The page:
DECODING THE LEGAL DOCTRINE OF RES JUDICATA

I would begin this article by enthusiastically writing, to re-litigate ,or not to re-litigate,that is the question.Lawyers are time and again seen arguing in the court about their lawsuit getting struck by the doctrine of ‘res judicata’.And if accepted by the court, the case in question is dropped right at the stage of admission itself.

It is worth noting that the principle of res judicata is one of the oldest in the world and has rolled out from the English Common Law System when in the early days of England,courts had become really unorganised, cluttered and chaotic.The motive of this doctrine was to provide finality to litigation and to safeguard parties from being vexed by the same matter twice.

Res means “subject matter” and judicata means “adjudged” or decided and together it means “a matter adjudged”. Fundamentally this term implies that a case cannot be contested again between the same litigants if it has been adjudicated on merit basis in the court of law. This principle not only helps in bringing finality to litigation but also prevents the harassment of the same person again and again.

Res judicata involves two conceptualizations of (1)claim preclusion and (2)issue preclusion. Issue preclusion is also called collateral estoppel. To understand ‘issue preclusion’,I will state an example:if party X wins or loses a suit against party Y,then X cannot sue Y or vice versa on the same  facts and circumstances, not even in a different court of law. Now, for understanding ‘claim preclusion’, let’s say after having an insect infested drink X sued Y for negligence in case A.The jury in case A rules against X. So,X probably cannot sue Y again based on negligence. Even if X sues alleging deliberate poisoning instead of negligence, the case stands barred. 

Now it is pertinent to note that section 11 of the Code of Civil Procedure contains the doctrine of res judicata in India. It is very similar to the Fifth Amendment of the US Constitution which safeguards individuals from being put on a second trial. Anyway,in India the scope of Res Judicata isn’t confined to Section 11 of CPC. It is relevant to administrative,constitutional and criminal law as well. 

Now here is another interesting principle in Section 11 of CPC which is the ‘constructive res judicata’ and that can be best understood by the case,State of Uttar Pradesh v. Nawab Hussain,so M was a sub-inspector and was dismissed from the service of D.I.G. he challenged the order of dismissal by filing a writ petition in the High Court. He said that he did not get a reasonable opportunity of being heard before the passing of the order. However, the argument was rejected and the petition was dismissed.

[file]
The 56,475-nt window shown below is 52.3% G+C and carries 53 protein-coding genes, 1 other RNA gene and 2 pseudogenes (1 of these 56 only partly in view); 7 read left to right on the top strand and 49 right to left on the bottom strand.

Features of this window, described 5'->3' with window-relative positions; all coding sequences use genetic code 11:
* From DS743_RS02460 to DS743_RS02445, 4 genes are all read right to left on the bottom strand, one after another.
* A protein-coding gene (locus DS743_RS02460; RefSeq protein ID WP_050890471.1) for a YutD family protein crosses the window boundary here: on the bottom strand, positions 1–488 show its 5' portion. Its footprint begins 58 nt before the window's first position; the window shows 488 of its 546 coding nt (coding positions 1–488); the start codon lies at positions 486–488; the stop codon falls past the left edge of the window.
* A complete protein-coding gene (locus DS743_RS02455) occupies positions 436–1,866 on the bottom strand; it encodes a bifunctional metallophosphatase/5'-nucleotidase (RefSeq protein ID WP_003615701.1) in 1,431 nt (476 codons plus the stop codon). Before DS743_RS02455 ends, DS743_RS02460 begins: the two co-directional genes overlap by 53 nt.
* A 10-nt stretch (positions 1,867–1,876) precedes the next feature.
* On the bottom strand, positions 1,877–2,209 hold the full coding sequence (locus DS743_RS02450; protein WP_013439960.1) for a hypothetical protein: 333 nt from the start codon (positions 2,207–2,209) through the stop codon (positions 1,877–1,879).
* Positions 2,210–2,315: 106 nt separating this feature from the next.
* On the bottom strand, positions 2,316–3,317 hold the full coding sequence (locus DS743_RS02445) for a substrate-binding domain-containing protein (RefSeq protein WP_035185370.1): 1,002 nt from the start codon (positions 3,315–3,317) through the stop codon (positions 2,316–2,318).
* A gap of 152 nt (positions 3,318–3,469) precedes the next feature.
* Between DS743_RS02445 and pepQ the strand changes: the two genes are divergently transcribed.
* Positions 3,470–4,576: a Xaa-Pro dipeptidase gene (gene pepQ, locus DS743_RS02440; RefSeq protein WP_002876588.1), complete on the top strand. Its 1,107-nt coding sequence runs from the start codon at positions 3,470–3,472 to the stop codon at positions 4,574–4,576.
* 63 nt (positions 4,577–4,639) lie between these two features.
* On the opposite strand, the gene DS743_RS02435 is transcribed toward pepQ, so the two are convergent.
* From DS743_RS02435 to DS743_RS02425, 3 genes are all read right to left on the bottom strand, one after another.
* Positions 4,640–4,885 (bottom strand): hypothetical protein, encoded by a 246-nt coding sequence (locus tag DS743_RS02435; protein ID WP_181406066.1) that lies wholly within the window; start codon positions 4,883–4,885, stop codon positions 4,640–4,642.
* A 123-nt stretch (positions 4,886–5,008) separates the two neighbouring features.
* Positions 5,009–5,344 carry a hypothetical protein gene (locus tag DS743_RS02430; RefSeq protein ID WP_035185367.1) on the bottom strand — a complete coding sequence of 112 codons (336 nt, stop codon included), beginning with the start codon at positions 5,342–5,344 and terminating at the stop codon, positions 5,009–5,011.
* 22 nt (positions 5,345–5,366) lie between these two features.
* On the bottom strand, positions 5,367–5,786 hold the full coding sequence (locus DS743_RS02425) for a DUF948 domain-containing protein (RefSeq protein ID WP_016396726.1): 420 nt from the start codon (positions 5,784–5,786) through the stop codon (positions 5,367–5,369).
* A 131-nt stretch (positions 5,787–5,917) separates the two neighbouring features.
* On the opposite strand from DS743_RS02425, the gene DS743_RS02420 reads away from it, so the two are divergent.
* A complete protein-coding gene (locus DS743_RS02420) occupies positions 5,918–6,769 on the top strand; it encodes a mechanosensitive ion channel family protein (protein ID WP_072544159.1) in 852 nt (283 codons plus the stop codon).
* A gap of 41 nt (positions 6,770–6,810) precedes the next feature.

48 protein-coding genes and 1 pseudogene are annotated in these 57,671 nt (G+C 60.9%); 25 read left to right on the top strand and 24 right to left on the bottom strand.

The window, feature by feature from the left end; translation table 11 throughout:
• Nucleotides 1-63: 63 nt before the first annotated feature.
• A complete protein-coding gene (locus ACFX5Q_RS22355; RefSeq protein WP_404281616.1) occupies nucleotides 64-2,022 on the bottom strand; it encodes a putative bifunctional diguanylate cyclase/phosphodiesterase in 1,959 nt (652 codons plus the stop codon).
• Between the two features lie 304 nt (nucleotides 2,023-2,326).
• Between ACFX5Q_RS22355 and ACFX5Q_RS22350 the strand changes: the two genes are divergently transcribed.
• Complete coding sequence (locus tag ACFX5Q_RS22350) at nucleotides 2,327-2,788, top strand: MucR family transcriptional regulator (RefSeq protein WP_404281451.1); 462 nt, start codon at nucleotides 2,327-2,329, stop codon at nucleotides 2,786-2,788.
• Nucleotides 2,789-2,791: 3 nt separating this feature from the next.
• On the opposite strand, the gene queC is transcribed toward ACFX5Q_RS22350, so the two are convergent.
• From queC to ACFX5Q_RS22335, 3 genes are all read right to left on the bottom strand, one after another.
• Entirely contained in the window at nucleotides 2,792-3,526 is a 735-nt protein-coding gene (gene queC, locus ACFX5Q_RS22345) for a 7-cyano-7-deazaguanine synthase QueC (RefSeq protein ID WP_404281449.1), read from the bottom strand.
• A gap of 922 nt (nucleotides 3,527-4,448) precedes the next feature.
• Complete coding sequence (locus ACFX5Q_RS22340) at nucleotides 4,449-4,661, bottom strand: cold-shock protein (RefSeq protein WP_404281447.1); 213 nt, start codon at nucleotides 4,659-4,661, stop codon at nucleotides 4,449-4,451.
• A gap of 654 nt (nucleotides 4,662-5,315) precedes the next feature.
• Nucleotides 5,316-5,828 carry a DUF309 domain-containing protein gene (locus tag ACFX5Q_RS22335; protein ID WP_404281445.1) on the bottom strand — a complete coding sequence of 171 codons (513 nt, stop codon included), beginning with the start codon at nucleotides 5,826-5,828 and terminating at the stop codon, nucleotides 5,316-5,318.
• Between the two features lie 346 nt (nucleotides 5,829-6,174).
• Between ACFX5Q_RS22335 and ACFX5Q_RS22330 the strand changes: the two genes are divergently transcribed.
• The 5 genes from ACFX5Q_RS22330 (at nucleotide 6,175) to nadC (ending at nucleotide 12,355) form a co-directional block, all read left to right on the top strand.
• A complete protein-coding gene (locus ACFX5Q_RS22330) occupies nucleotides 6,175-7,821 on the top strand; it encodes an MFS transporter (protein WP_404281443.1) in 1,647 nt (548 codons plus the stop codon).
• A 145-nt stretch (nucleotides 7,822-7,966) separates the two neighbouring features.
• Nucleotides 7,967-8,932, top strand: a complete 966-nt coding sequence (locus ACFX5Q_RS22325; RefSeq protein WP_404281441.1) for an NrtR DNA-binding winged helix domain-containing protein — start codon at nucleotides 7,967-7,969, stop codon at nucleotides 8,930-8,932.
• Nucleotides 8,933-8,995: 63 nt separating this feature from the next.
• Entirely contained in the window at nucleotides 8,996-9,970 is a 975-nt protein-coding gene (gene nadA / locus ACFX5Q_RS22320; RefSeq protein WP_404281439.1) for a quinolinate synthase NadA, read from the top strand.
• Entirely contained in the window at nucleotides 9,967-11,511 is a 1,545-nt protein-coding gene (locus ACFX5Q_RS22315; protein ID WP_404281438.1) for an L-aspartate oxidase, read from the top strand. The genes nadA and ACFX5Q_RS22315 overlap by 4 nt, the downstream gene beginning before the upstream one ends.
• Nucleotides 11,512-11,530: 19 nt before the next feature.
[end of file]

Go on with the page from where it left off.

He again filed a petition on the ground that he was appointed by the I.G.P. and had no power to dismiss him. The defendant argued that the suit was barred by constructive res judicata. However, the trial court, the first appellate court as well as the High Court held that the suit was not barred by the doctrine of res judicata. The Supreme Court held that the suit was barred by constructive res judicata as the plea was within the knowledge of the plaintiff, M and he could have taken this argument in his earlier suit. 

So,res judicata as a concept is sometimes not applicable in certain issues. It is germane to the Writ of Habeas Corpus(as far as High Court is concerned), income tax/sales tax cases, Public Interest Litigation, minor suits and special leave petitions(SLPs). Often the question arises that can res judicata be waived? This can be answered by what was held in the case of P.C. Ray and Company Private Limited V.Union of India where the court said plea of the doctrine may be waived by a party to a proceeding. If the defendant doesn’t raise a defence to the same in the proceedings, then it will be waived.

To sum it up,there is no denying that the scope of Res Judicata has increased over time and it definitely has many elongated areas to fill in the future too. It would be no double dealing if I were to say, understanding Section 11 of CPC is a restatement in itself. And in a country like ours this doctrine has positively brought about a significant conformity in laws.

References:

  1. http://www.legalservicesindia.com/article/1782/Res-Sub-Judice,-Res-Judicata-and-Constructive-Res-Judicata.html
  2. Section 11 of Code of Civil Procedure: https://indiankanoon.org/

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